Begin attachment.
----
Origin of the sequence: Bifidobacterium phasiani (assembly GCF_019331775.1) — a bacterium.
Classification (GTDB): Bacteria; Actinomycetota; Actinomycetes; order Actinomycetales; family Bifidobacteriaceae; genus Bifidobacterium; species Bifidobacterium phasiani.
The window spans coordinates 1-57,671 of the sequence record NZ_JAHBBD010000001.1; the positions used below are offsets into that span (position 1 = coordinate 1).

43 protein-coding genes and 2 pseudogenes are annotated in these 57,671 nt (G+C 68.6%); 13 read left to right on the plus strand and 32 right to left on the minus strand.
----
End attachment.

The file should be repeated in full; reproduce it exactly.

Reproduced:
Origin of the sequence: Bifidobacterium phasiani (assembly GCF_019331775.1) — a bacterium.
Classification (GTDB): Bacteria; Actinomycetota; Actinomycetes; order Actinomycetales; family Bifidobacteriaceae; genus Bifidobacterium; species Bifidobacterium phasiani.
The window spans coordinates 1-57,671 of the sequence record NZ_JAHBBD010000001.1; the positions used below are offsets into that span (position 1 = coordinate 1).

43 protein-coding genes and 2 pseudogenes are annotated in these 57,671 nt (G+C 68.6%); 13 read left to right on the plus strand and 32 right to left on the minus strand.